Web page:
Jerry Smaldone

NOT FADE AWAY

They cut the pascal celery
when the frost is on the ground
frozen fingers wrap it in gunnysacks
bury it in furrows
dig it up at Easter,
white as snow, clean,
crisp, full of new life
…………………………………..
Which way to go, we debate
six of us crammed in the car
weaving our way to Welby
on a trip into the past …

Imagine the city ended at 48th in reeds
and cattails, no houses, no businesses, no highways,
Pecos just a path to walk to the fields,
to drag produce on wheelless wagons, giant
sleds to the market on Cherry Creek,
Brienza’s goats pasturing on the hill running
down to the Platte and the rail lines…
“They had all these old steam engines from the 1800’s
just laying in the grass,” Dad says.

Imagine no mousetrap at I-70 and I-25
just empty land pouring into Globeville’s bloody air,
slaughtering 100,000 cattle a week
down Washington past St. Joseph’s Polish Church,
past Holy Rosary, Transfiguration, past Slovenians and
Volga Germans, and on the west side of the river, Swedes,
“and farther east nothin’ but Norwegian pig farmers,”
packing houses closed, past the Blue Flame, Bomareto’s,
LaConte’s, places with no name, just a beer sign,
Dad names the owners, long gone,
how you could always find cousin Mike Spera
there, he was smart, the first farmer to hire someone
outside the family to work for him, Filipinos.

A hard right amid complaints that we’re lost
and I recognize Ray Torres’ place, circa 1967,
pot of beans always on the stove, pile of fresh tortillas,
black ‘40 Ford in cherry condition on flat tires
in the yard, still starts, he’d get these calls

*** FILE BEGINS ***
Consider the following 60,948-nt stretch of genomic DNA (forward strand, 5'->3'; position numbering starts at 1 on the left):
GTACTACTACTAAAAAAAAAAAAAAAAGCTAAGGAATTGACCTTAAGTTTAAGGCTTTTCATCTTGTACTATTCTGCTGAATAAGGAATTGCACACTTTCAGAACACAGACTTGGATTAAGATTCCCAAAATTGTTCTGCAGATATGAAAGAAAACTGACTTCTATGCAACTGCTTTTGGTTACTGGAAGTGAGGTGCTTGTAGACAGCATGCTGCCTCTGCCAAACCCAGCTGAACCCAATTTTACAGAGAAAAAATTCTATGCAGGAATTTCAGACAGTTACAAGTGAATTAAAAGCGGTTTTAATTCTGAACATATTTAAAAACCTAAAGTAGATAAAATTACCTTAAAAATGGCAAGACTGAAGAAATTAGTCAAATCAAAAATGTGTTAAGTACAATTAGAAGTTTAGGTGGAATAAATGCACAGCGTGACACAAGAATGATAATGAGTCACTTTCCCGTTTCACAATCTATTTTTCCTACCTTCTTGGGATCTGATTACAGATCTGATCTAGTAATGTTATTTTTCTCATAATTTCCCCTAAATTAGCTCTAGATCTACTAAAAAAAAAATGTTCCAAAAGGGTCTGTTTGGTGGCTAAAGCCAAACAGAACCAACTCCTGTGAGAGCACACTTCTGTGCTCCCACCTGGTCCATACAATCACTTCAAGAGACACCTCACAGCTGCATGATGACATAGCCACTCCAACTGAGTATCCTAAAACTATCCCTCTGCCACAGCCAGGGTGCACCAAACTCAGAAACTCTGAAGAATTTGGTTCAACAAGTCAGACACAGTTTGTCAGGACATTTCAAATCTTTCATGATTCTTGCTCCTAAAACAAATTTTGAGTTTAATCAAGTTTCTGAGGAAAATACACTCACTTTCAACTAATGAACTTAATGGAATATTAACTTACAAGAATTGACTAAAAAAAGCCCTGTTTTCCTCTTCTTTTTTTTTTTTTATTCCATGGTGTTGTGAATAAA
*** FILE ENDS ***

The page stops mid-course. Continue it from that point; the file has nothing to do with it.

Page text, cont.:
at school, over the intercom, Ray Torres ,
your cow is loose, and 3 or 4 of us would jump
in Ray’s ‘51 Ford, all black and primer, hole in
the floor, door held on with wire and cruise out.

Ray had the first car, before that a Honda 50,
later a sweet Chevy Nova SS, his Dad died so
young, now Ray runs his own trucks.
We are turning down small roads,
10-acre vegetable farms just 30 years ago,
now an industrial jungle, Steve points out a
little grocery barricaded by blocks of
concrete and steel where he got
the best sausage sandwiches and I’m musing
on about our crazy cousin’s winery, when we
shag past your typical brick bungalow only
surrounded by five acres of vines covered in plastic.
Yeah, they’re selling it for 20 bucks a bottle
and they plan to make money.

As we approach Assumption Church I recognize
Joe Jiuliano’s house, Tony Croce’s, Nick James’.
Help the old ladies out of the car and see Antoinette’s
whole family lined up next to the door like
dutiful soldiers. Kiss my red-eyed third cousins
and brace for the long and beautiful service.
Dad George gone too soon with a bad heart
and now Mom, sweet Antoinette to those
who didn’t really know her, like me,
but also wise and wise-ass to those who did.
She loved to fish, to gamble,
we all know gambling is not a crime,
to curl up with the Enquirer and a cigarette
Grandson Tod eulogizes the stories every grandchild
should know, of fighting to see who’d get to
spend the night at Grandma’s, at Grandma’s house,
the 10 acres on the hill, hemmed in now by highways,
quarries, trucking companies, utilities, like a lost photo
in a family album, but look, look off in the distance,
it’s 1910, there’s nothing around but a blessed view
of our mountains that makes the soul blush.

This home, these fields, these trees,
these smells, these ghosts, these memories
all printed on a For Sale sign on 62nd avenue.
It’s the end, Tod cries in the delicious sadness
the end of a time, the passing of a tight-knit
community, oh, I remember knots of Dago
farmers at vegetable stands, at feasts
and pig roasts and mostly at funerals like these,
how rowdy and earthy and independent they seemed,
they and God against all obstacles, why I always liked
Adams County, that live and let live,
easy on the rules attitude…
Dad ran away from Zi Pupine’s farm one summer,
the hard life easy to desert. As Roxie said, he
didn’t care if you stayed out all night but you better
be out in that field at daybreak, ready to work.
All that work, lavore, why they’d come
all that love and suffering
all those travels to get this far…